When we learn that the farewell party in the opening scene is for Frances “Frankie” McGrath’s older brother—“a golden boy, a wild child who could make the hardest heart soften”—who is leaving to serve in Vietnam in 1966, we feel pretty certain that poor Finley McGrath is marked for death. Still, it’s a surprise when the fateful doorbell rings less than 20 pages later. His death inspires his sister to enlist as an Army nurse, and this turn of events is just the beginning of a roller coaster of a plot that’s impressive and engrossing if at times a bit formulaic. Hannah renders the experiences of the young women who served in Vietnam in all-encompassing detail. The first half of the book, set in gore-drenched hospital wards, mildewed dorm rooms, and boozy officers’ clubs, is an exciting read, tracking the transformation of virginal, uptight Frankie into a crack surgical nurse and woman of the world. Her tensely platonic romance with a married surgeon ends when his broken, unbreathing body is airlifted out by helicopter; she throws her pent-up passion into a wild affair with a soldier who happens to be her dead brother’s best friend. In the second part of the book, after the war, Frankie seems to experience every possible bad break. A drawback of the story is that none of the secondary characters in her life are fully three-dimensional: Her dismissive, chauvinistic father and tight-lipped, pill-popping mother, her fellow nurses, and her various love interests are more plot devices than people. You’ll wish you could have gone to Vegas and placed a bet on the ending—while it’s against all the odds, you’ll see it coming from a mile away.A dramatic, vividly detailed reconstruction of a little-known aspect of the Vietnam War.
Pub Date: Feb. 6, 2024
Page Count: 480
Publisher: St. Martin's
Review Posted Online: Nov. 4, 2023
Kirkus Reviews Issue: Dec. 1, 2023
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More About This Book
BOOK TO SCREEN
by Colleen Hoover ‧ RELEASE DATE: Oct. 18, 2022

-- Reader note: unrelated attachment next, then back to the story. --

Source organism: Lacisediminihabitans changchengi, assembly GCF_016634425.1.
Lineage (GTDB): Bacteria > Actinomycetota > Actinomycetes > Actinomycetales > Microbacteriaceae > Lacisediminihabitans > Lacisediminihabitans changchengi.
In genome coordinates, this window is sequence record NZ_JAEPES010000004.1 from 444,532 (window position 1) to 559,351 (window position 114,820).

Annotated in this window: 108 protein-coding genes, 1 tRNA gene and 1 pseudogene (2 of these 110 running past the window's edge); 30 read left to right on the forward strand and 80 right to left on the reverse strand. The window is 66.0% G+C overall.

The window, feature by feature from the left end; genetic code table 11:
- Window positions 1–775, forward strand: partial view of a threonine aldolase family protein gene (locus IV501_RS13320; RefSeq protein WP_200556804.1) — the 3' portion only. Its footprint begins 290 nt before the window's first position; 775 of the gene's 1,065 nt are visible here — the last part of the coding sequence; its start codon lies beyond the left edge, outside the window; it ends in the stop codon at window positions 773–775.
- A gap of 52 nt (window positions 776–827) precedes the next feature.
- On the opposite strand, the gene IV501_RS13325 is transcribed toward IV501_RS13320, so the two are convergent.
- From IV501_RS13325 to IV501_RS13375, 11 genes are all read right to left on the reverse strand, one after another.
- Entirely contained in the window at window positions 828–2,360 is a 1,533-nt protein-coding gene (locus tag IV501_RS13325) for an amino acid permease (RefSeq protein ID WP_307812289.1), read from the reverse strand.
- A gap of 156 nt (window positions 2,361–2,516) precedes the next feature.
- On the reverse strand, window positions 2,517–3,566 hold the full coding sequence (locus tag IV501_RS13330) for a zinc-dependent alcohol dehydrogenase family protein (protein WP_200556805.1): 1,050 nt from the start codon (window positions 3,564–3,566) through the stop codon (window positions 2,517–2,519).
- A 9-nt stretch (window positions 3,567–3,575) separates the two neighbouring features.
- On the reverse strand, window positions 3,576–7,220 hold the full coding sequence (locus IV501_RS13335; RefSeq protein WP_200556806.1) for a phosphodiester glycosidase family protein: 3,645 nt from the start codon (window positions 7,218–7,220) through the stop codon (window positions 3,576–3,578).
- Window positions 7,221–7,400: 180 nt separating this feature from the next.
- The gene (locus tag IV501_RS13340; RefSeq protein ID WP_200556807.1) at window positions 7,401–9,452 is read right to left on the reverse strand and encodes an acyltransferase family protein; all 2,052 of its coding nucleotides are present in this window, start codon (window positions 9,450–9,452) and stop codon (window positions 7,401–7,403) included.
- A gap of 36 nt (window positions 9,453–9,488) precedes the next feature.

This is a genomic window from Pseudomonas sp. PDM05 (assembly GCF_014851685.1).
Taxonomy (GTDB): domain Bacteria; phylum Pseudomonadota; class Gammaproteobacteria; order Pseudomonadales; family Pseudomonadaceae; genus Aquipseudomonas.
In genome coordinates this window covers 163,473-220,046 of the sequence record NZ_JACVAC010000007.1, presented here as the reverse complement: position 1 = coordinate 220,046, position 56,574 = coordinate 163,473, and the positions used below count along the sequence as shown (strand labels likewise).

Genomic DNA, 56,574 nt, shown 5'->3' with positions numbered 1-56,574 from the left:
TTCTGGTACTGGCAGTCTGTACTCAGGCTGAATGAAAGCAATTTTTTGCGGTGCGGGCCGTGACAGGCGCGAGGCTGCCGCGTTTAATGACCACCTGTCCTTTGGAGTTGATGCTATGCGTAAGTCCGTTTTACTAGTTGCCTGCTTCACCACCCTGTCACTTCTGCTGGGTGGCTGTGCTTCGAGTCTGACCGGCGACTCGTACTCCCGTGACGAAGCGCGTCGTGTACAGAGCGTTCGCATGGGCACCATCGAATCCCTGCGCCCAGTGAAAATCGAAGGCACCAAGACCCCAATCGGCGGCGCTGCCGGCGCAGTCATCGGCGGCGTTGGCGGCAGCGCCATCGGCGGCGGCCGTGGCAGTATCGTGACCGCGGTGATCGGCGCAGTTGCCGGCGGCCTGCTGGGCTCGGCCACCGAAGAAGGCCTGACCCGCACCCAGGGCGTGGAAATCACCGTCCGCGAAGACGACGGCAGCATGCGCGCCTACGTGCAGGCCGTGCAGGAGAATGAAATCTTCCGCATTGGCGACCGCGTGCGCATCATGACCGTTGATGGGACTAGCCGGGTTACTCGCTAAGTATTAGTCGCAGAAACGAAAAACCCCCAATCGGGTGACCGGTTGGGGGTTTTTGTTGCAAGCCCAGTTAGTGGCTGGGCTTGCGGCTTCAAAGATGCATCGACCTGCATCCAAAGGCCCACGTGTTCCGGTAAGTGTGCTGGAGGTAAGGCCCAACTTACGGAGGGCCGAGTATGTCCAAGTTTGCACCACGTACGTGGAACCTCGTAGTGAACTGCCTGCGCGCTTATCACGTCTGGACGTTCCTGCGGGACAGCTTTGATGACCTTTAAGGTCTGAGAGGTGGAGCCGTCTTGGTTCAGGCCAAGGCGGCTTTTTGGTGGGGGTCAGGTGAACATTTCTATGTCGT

Through palpable tension balanced with glimmers of hope, Hoover beautifully captures the heartbreak and joy of starting over.
Awards & Accolades
New York Times Bestseller
The sequel to It Ends With Us (2016) shows the aftermath of domestic violence through the eyes of a single mother.
Lily Bloom is still running a flower shop; her abusive ex-husband, Ryle Kincaid, is still a surgeon. But now they’re co-parenting a daughter, Emerson, who's almost a year old. Lily won’t send Emerson to her father’s house overnight until she’s old enough to talk—“So she can tell me if something happens”—but she doesn’t want to fight for full custody lest it become an expensive legal drama or, worse, a physical fight. When Lily runs into Atlas Corrigan, a childhood friend who also came from an abusive family, she hopes their friendship can blossom into love. (For new readers, their history unfolds in heartfelt diary entries that Lily addresses to Finding Nemo star Ellen DeGeneres as she considers how Atlas was a calming presence during her turbulent childhood.) Atlas, who is single and running a restaurant, feels the same way. But even though she’s divorced, Lily isn’t exactly free. Behind Ryle’s veneer of civility are his jealousy and resentment. Lily has to plan her dates carefully to avoid a confrontation. Meanwhile, Atlas’ mother returns with shocking news. In between, Lily and Atlas steal away for romantic moments that are even sweeter for their authenticity as Lily struggles with child care, breastfeeding, and running a business while trying to find time for herself.Through palpable tension balanced with glimmers of hope, Hoover beautifully captures the heartbreak and joy of starting over.
Pub Date: Oct. 18, 2022
Page Count: 352
Review Posted Online: July 26, 2022
Kirkus Reviews Issue: Aug. 15, 2022